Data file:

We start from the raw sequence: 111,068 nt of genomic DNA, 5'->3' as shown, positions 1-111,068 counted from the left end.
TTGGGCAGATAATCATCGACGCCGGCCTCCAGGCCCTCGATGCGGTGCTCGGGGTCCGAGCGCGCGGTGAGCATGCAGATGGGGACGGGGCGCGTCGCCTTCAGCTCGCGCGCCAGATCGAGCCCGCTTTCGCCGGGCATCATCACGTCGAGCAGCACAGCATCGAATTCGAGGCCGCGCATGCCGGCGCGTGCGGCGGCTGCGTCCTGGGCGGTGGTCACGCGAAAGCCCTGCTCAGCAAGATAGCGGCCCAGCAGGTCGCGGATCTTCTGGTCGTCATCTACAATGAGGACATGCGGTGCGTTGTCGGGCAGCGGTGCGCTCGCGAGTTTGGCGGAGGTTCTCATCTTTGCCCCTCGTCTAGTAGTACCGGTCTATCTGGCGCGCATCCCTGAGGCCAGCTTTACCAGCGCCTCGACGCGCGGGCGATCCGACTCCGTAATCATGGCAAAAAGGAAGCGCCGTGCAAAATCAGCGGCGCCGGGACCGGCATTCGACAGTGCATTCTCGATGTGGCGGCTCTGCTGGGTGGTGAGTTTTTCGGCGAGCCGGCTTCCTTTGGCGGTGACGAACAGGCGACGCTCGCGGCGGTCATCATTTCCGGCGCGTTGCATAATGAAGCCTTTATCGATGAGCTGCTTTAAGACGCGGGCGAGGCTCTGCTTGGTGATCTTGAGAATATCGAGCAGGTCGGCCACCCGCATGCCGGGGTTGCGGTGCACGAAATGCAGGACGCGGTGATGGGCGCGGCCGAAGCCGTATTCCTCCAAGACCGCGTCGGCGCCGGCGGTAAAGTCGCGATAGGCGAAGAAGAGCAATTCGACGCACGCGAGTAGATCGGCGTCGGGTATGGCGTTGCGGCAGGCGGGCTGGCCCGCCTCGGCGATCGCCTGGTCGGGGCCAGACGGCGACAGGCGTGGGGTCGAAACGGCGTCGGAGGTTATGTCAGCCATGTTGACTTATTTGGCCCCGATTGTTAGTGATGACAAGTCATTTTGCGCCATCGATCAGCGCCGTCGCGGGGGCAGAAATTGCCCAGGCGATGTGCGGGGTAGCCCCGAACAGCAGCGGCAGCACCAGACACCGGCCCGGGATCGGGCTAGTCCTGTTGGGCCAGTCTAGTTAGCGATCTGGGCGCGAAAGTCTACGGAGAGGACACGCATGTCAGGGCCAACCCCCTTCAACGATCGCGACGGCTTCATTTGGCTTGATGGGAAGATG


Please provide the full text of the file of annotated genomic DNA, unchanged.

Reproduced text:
We start from the raw sequence: 111,068 nt of genomic DNA, 5'->3' as shown, positions 1-111,068 counted from the left end.
TTGGGCAGATAATCATCGACGCCGGCCTCCAGGCCCTCGATGCGGTGCTCGGGGTCCGAGCGCGCGGTGAGCATGCAGATGGGGACGGGGCGCGTCGCCTTCAGCTCGCGCGCCAGATCGAGCCCGCTTTCGCCGGGCATCATCACGTCGAGCAGCACAGCATCGAATTCGAGGCCGCGCATGCCGGCGCGTGCGGCGGCTGCGTCCTGGGCGGTGGTCACGCGAAAGCCCTGCTCAGCAAGATAGCGGCCCAGCAGGTCGCGGATCTTCTGGTCGTCATCTACAATGAGGACATGCGGTGCGTTGTCGGGCAGCGGTGCGCTCGCGAGTTTGGCGGAGGTTCTCATCTTTGCCCCTCGTCTAGTAGTACCGGTCTATCTGGCGCGCATCCCTGAGGCCAGCTTTACCAGCGCCTCGACGCGCGGGCGATCCGACTCCGTAATCATGGCAAAAAGGAAGCGCCGTGCAAAATCAGCGGCGCCGGGACCGGCATTCGACAGTGCATTCTCGATGTGGCGGCTCTGCTGGGTGGTGAGTTTTTCGGCGAGCCGGCTTCCTTTGGCGGTGACGAACAGGCGACGCTCGCGGCGGTCATCATTTCCGGCGCGTTGCATAATGAAGCCTTTATCGATGAGCTGCTTTAAGACGCGGGCGAGGCTCTGCTTGGTGATCTTGAGAATATCGAGCAGGTCGGCCACCCGCATGCCGGGGTTGCGGTGCACGAAATGCAGGACGCGGTGATGGGCGCGGCCGAAGCCGTATTCCTCCAAGACCGCGTCGGCGCCGGCGGTAAAGTCGCGATAGGCGAAGAAGAGCAATTCGACGCACGCGAGTAGATCGGCGTCGGGTATGGCGTTGCGGCAGGCGGGCTGGCCCGCCTCGGCGATCGCCTGGTCGGGGCCAGACGGCGACAGGCGTGGGGTCGAAACGGCGTCGGAGGTTATGTCAGCCATGTTGACTTATTTGGCCCCGATTGTTAGTGATGACAAGTCATTTTGCGCCATCGATCAGCGCCGTCGCGGGGGCAGAAATTGCCCAGGCGATGTGCGGGGTAGCCCCGAACAGCAGCGGCAGCACCAGACACCGGCCCGGGATCGGGCTAGTCCTGTTGGGCCAGTCTAGTTAGCGATCTGGGCGCGAAAGTCTACGGAGAGGACACGCATGTCAGGGCCAACCCCCTTCAACGATCGCGACGGCTTCATTTGGCTTGATGGGAAGATG